1. The plaintiff on the 1st June 1895, executed a sham sale-deed in favour of his illegitimate sons, the defendants, neither party intending that it should be acted upon.
2. Possession of the property sold remained with the plaintiff. The defendants sometime about February 1899 began to set up a claim to ownership on the strength of the deed. On the 3rd August, 1900 the plaintiff brought this suit for the cancellation of the deed of sale.
3. The question for decision is whether the suit is barred by Article 91 of the Second Schedule to the Limitation Act of 1877. That article provides that such a suit must be brought within three years from the time when the facts entitling the plaintiff to have the instrument cancelled or set aside become known to him. The facts which would entitle a person to bring such a suit are stated in Section 39 of the Specific Relief Act (Act I of 1877) which provides that any person against whom a written instrument is void or voidable who has reasonable apprehension that such instrument, if left outstanding, may cause him serious injury, may sue to have it adjudged void or voidable and the court may in its discretion so adjudge it or order it to be delivered up and cancelled. In the present case the plaintiff did not entertain any apprehension that the instrument would injure him until the defendants began to set up a title Under it as if it evidenced a real sale to them.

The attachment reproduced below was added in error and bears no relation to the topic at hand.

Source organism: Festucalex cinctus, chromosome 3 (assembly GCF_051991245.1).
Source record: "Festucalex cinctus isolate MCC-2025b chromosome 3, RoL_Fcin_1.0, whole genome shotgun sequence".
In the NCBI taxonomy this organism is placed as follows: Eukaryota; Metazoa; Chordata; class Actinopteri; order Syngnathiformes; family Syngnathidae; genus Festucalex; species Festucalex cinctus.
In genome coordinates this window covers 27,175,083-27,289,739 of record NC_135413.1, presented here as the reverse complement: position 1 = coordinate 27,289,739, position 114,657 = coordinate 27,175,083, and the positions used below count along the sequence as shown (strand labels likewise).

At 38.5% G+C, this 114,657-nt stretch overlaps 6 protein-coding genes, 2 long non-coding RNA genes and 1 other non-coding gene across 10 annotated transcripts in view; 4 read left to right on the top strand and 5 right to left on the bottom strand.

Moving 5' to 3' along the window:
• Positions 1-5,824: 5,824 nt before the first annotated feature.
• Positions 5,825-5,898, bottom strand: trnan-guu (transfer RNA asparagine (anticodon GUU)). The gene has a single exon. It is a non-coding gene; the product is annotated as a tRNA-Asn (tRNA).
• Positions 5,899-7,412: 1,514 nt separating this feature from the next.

4. The plaintiff's cause of action, therefore, arose within three years prior to the suit and the District Judge rightly held that it was not barred.
5. This view is in accordance not only with the case quoted by him Tawangar Ali v. Kura Mai I.L.R. 3 A. 394 but also with the decision of this court in the case of Sundaram v. Sithammal I.L.R. 16 M. 311 approved in Vithai v. Hari I.L.R. 25 B. 78. See also Meda Bibi v. Imaman Bibi I.L.B. 6 A. 207 and Janhi Kunwar v. Ajit Singh I.L.R. 15 C. 58.
6. We dismiss the second appeal with costs.